After oozebane turns the extruder on, it slows the feedRate down where the thread starts. Then it speeds it up in steps so in theory the thread will remain at roughly the same thickness from the beginning.
If you have moved to a heated platform then you need this tool. (if you are printing on hot acrylic then you don't, your acrylic will be warping like mad and you need a raft to accomodate the uneven-ness!)
For people starting out with hot kapton though, this tool is the key!
Simply, you need to be moving slowly enough that you don't just pull the outlines up as you go. And you need to find a balance of flow rate so that the outline is well pushed into the kapton but doesn't end up too wide. Its also critical to be doing this all at the right Z height so that the infill works correctly.
I'm running at a feed speed of 0.3 and a flow rate of 0.8
These are the lowest speed I can extrude at and the highest speed I can move at without pulling up the plastic (although its not 100% reliable on that score).
DD: note that the newer versions of skeinforge support first-layer feed & flow rate modifiers in Raft. If you're using a recent version of skeinforge, you can use these instead of the raftless module.
Peoples' Skeinforge Settings
This is an area to post your working skeinforge settings. Compress your skeinforge settings folder (on linux systems, /yourhomedirectory/.skeinforge) as a zip file. Please include your initials and the date you made the file in the filename. DO NOT POST THE CONTENTS OF THE FILES ON THIS PAGE! It just makes them more difficult to use and takes up a stupid amount of space.
To post the files, please make a level 5 section header (so the sections are unobtrusive) with your name or initials. In your section, include:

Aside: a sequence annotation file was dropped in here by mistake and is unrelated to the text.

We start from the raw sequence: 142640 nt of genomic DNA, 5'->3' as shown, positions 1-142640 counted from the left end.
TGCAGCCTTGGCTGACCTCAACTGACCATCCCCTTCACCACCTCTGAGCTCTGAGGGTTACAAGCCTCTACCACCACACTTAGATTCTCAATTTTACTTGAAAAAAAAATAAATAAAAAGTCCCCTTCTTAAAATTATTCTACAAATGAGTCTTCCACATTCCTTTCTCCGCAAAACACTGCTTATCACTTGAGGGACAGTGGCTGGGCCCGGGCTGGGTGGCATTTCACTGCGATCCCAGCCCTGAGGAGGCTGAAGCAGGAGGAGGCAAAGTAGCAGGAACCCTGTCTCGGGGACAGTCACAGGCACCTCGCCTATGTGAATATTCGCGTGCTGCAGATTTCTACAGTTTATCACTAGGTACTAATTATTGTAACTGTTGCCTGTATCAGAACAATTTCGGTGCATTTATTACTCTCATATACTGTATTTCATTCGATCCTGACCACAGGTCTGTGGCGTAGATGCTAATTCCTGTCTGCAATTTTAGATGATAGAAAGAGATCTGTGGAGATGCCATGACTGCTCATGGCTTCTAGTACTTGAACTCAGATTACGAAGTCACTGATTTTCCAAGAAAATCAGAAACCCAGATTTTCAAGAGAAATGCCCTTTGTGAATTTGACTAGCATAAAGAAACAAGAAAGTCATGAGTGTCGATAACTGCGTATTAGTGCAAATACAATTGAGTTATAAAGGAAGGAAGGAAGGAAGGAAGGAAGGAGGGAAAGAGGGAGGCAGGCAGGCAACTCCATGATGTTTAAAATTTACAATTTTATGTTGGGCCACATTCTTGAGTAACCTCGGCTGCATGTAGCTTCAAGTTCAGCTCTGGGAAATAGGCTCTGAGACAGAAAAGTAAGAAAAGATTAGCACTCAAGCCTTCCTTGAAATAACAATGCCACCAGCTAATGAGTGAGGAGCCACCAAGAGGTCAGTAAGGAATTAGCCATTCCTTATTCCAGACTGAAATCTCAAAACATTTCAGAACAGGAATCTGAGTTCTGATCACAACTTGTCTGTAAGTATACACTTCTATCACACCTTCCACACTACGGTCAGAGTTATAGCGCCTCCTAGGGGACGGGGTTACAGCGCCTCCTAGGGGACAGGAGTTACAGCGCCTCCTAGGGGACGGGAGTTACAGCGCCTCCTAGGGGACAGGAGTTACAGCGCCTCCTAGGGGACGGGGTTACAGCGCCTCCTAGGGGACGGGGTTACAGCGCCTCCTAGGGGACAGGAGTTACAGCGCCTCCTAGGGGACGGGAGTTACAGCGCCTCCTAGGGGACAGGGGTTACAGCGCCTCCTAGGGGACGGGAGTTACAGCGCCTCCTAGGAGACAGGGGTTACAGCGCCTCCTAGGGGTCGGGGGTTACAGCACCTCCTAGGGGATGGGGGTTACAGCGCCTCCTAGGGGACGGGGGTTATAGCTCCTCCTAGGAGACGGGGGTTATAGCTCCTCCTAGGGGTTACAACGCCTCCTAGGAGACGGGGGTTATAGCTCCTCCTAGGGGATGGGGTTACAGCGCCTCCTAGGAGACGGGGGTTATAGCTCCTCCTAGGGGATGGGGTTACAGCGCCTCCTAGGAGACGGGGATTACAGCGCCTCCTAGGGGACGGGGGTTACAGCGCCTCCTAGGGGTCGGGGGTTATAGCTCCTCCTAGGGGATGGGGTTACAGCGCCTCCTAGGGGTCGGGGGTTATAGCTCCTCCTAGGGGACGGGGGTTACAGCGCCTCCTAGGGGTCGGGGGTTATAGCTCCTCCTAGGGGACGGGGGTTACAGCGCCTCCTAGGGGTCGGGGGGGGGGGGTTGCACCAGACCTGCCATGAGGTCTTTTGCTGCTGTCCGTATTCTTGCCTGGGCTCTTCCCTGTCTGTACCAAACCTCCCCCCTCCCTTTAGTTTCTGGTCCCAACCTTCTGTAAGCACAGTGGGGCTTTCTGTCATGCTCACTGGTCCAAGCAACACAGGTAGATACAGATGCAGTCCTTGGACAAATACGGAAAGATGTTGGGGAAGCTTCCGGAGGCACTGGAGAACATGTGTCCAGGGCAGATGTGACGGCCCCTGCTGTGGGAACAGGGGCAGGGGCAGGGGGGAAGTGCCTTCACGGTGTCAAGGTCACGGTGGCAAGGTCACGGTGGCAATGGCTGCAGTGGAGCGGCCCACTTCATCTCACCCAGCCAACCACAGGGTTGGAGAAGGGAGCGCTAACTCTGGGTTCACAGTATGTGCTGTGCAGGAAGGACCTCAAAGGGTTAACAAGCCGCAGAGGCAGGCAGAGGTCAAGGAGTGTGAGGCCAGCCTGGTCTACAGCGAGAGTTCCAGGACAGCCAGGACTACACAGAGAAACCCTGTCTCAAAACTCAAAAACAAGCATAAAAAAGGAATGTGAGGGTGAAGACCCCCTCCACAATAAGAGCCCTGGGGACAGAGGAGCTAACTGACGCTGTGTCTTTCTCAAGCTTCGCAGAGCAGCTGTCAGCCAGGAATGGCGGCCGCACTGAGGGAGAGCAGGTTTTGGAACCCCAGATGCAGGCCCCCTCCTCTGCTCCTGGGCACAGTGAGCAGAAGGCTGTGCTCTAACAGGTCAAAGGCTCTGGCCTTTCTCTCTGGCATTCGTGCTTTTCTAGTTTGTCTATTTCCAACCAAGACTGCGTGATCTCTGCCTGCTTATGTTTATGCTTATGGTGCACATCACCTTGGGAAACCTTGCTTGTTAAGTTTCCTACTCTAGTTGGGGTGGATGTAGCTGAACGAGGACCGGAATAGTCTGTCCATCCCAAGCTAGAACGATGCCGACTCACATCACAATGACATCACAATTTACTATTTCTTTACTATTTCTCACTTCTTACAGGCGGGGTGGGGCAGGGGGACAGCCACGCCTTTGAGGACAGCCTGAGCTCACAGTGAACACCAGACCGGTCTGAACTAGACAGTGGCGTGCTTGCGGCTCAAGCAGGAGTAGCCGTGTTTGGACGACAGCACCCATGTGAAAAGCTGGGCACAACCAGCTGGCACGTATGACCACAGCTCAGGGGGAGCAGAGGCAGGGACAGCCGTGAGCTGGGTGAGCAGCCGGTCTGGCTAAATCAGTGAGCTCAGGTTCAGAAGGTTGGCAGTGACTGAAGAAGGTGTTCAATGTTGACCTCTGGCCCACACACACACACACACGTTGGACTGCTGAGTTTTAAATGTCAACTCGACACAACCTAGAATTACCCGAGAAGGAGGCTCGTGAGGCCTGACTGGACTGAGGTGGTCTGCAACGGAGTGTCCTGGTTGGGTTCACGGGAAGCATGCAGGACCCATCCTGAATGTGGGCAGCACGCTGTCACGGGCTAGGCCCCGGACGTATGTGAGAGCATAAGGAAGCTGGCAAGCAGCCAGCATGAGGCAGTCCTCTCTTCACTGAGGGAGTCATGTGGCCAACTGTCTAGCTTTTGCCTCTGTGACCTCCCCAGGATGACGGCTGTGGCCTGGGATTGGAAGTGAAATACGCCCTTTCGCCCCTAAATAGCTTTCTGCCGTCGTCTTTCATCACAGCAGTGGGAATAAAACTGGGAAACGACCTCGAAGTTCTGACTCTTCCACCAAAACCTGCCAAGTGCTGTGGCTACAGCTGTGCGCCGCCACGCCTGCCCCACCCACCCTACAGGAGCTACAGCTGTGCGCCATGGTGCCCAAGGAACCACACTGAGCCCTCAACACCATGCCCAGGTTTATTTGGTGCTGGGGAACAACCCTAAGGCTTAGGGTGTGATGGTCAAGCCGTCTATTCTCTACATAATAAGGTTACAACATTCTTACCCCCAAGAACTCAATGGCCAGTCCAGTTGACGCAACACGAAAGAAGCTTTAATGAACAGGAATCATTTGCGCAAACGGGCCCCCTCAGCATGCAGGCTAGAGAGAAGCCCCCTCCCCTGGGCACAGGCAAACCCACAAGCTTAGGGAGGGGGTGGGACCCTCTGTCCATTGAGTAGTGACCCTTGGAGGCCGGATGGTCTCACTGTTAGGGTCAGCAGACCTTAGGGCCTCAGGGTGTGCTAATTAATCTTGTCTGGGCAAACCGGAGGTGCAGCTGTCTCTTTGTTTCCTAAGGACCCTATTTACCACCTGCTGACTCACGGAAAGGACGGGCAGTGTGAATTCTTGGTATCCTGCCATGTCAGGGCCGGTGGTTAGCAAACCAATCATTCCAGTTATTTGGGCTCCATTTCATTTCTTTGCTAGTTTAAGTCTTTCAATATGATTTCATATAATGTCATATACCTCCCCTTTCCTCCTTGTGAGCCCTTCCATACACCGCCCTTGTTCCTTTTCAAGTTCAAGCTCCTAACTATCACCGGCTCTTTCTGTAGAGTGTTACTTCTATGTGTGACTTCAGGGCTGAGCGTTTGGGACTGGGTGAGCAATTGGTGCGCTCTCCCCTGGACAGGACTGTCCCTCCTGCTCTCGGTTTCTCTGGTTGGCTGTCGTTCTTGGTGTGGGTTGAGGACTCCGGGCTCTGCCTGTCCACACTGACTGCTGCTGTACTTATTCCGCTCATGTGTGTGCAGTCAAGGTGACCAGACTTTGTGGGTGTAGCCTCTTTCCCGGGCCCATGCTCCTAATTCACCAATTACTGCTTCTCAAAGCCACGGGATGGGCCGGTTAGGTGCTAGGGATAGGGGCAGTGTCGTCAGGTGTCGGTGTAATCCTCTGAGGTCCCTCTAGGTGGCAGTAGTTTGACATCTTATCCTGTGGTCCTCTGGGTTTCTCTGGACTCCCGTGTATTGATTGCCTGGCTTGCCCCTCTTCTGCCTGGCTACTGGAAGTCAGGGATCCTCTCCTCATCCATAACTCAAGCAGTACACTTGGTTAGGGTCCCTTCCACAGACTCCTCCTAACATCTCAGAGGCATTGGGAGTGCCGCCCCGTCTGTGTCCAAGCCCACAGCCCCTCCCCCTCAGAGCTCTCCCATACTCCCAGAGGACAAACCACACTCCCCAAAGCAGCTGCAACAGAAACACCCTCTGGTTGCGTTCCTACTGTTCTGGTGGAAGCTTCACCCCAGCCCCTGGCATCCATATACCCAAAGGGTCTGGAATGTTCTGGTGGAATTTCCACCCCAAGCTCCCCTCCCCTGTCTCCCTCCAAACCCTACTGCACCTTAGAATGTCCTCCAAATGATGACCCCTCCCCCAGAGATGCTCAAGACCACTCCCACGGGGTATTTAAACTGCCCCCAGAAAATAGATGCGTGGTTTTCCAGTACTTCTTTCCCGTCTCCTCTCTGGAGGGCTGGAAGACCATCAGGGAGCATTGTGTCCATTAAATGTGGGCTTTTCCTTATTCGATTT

- What version of skeinforge the settings are for
- What type of plastic(s) the settingbes are for
- Where your start.txt expects the extruder to
- Any notes you have about what is configured well, what to watch out for, etc.
Then attach your file to the page with the link at the very bottom and post a link in your section. (Hint: look at someone else's section while editing to see how to link the file.)
Before You Use Someone's Configuration…
Set their temperatures to what works for you, because everyone uses different temperatures. Be aware of where their start.txt expects the extruder to be before you print.
Skeinforge 0005, Black ABS. The extruder should be 10mm above the center of the platform. I have oozebane configured well, so this might be helpful for people who are having problems.
Download (April 17th 2010)
Tavis Hord (sideburn)
ReplicatorG 0019, Natural ABS. Heres my latest set of profiles. One is set to a .35mm layer thickness, the other is set to .2mm layer thickness. I have included a version that prints with a solid grid infill and another with a hollow infill. Also included are versions for the heated build platform.
Download (Oct 2nd 2010)
The Skeinforge documentation is a good reference.
Skeinforge not working? crashing? glitching? bad startupcodes? Try this, (provided youre on a mac) open up terminal, type in EXACTLY (you could really screw up your computer if you type it wrong so copy/paste minus the quotation marks of course) "rm -rf ~/.skeinforge". THEN, go to finder, and type in "skeinforge.py" and delete EVERYTHING associated with that. I also typed in skeinforge and deleted everything that showed up too. I did the same with python but im not sure if that would do anything. Re install python (if you deleted it) then re-install skeinforge (unless you know how to get the warmup commands to run on 0007, INSTALL 0006!!). That should do the trick! -Conrad
Skeinforge settings reference (for the newer version of skeinforge, but still useful): BfB skeinforge wiki
A detailed write up of how to calibrate your skeinforge settings (layer thickness, speeds, ratios, etc.) to achieve accuracies of 0.01 mm. [http://rapmanv3.blogspot.com/2009_09_01_archive.html]